Mitt Romney’s speech to the gathering of the Veterans of Foreign Wars in Reno, Nev., offered his most expansive statements on foreign policy since the former governor clinched the Republican Party’s nomination for president. Making headlines was Romney’s suggestion that the White House, and possibly President Obama, has deliberately leaked sensitive intelligence for political gain. Romney likely cheered conservatives with his muscular rhetoric—”I am not ashamed of American power”—and his denunciations of Obama’s policies toward (by my count) Israel, Iran, Afghanistan, Russia, China, Egypt, Venezuela, Poland, and the Czech Republic. By political standards, it was a pretty effective speech. But it also revealed a view of national security that is hopelessly out of date.
Romney blasted Obama for proposing “arbitrary,” “across-the-board,” “radical” cuts in military spending that would jeopardize national security at a time when the U.S. faces an unprecedented array of threats. Leave aside the fact that the Congressional Republican leadership agreed to $500 billion in mandatory defense cuts, effective next January, as part of last summer’s “deal” to raise the government’s debt ceiling. In Romney’s view, reductions of any kind in military spending are a mistake, because ”the world is dangerous, destructive, chaotic.”
In fact, the opposite is true. By nearly every reliable measure, the international scene is more peaceful now than at any time in modern history. As political scientist Joshua Goldstein points out, fewer people died in wars in the last decade than in any other in the last 100 years. There hasn’t been a conflict between two great powers since the Korean War. Despite the persistence of bloodshed in places like Syria, the number of civil wars raging in the world is down one-quarter since 1990. During World War II, the rate of “battlefield deaths” worldwide was 300 out of 100,000. Today it is fewer than 1 in 100,000.
One reason the world is so much safer is that the U.S. and its allies enjoy an unprecedented monopoly on the planet’s military power. A 2010 paper by Michael O’Hanlon of the Brookings Institution estimated that the U.S. and the 60 or so states that are part of its system of alliances account for more than 80% of global military spending. By contrast, the small number of countries that qualify as “adversaries” of the U.S.—rogues such as Iran, North Korea, and Syria—collectively possess from 1 percent to 2 percent of the world’s military power. “The geo-strategic forces working to the advantage of the U.S. are extraordinary,” O’Hanlon concludes.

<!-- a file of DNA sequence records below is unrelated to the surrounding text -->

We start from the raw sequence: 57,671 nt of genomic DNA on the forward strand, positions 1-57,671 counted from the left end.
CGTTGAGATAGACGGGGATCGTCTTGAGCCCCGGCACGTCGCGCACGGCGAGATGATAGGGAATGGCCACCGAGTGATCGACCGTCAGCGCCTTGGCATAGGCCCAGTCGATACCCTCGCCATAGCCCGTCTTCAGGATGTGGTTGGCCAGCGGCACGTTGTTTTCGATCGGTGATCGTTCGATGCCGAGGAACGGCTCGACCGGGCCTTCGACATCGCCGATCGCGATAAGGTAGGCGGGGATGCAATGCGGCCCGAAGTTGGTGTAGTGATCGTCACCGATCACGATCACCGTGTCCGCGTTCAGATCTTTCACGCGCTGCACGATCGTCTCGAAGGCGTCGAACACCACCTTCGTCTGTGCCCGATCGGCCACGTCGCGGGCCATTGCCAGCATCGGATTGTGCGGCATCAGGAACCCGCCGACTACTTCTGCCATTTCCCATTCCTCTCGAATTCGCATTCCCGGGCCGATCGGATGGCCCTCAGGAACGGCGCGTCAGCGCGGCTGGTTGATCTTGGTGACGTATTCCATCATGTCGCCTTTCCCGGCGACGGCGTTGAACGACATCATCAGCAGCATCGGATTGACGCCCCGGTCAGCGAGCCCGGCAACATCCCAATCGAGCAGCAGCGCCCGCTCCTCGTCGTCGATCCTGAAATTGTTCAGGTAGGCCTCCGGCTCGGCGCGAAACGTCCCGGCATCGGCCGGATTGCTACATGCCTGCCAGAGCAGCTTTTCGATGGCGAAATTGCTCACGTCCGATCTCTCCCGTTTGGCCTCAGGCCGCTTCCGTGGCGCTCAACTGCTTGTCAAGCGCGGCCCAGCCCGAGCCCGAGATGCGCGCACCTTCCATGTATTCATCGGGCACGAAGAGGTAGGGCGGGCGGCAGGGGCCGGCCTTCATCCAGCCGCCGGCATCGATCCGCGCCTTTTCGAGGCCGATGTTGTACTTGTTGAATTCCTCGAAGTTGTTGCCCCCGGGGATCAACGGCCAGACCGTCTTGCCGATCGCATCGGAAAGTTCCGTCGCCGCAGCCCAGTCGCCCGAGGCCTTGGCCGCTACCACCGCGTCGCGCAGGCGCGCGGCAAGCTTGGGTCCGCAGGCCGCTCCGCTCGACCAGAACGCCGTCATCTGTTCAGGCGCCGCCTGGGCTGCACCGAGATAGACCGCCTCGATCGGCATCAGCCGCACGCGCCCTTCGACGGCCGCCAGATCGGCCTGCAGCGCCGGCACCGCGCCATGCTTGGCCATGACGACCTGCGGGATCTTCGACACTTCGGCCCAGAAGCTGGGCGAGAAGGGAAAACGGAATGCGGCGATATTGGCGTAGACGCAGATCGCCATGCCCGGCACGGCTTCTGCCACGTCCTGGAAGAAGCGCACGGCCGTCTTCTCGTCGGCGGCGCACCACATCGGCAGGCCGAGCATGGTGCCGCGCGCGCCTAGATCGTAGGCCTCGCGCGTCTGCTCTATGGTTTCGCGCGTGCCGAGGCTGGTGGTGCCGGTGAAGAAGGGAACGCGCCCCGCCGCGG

The specific dangers cited by Romney, meanwhile, are vastly exaggerated. In his Reno speech he warned of the military buildup of “other major powers … with intentions very different from ours”—a not-so-subtle reference to China’s efforts to modernize its armed forces. And yet China still spends just $100 billion a year on its military, less than 15% of the Pentagon’s budget, not including the costs of the wars in Iraq and Afghanistan. Romney also said “the threat of radical Islamic terrorism persists,” ignoring the broad consensus among U.S. intelligence experts that al-Qaeda has largely been eliminated as a strategic threat.
As for Iran’s nuclear program, Romney called it ”the most severe security threat facing America and our friends.” There’s no question that an Iranian bomb would be destabilizing, but the direct dangers it would pose to the U.S. are far from clear. As the eminent international relations theorist Kenneth Waltz argues in the current issue of Foreign Affairs, there’s reason to believe that a nuclear Iran would be significantly less inclined to provoke a large-scale conflict with the U.S. or Israel. “History shows that when countries acquire the bomb, they feel increasingly vulnerable and become acutely aware that their nuclear weapons make them a potential target in the eyes of major powers,” Waltz writes. “This awareness discourages nuclear states from bold and aggressive action.”
In Romney’s view, “this is not the right time” to be touching the defense budget. Yet the United States still spends twice as much on its military as the next 10 countries combined, even as the federal government has racked up a trillion-dollar deficit and the American public has grown weary of foreign wars. On the global stage, the U.S. faces no great-power challenge, a historic decline in the incidence of warfare, and a diminishing terrorist threat. If this isn’t the right time to scale back military expenditures, what would be? If not now, Mitt, when?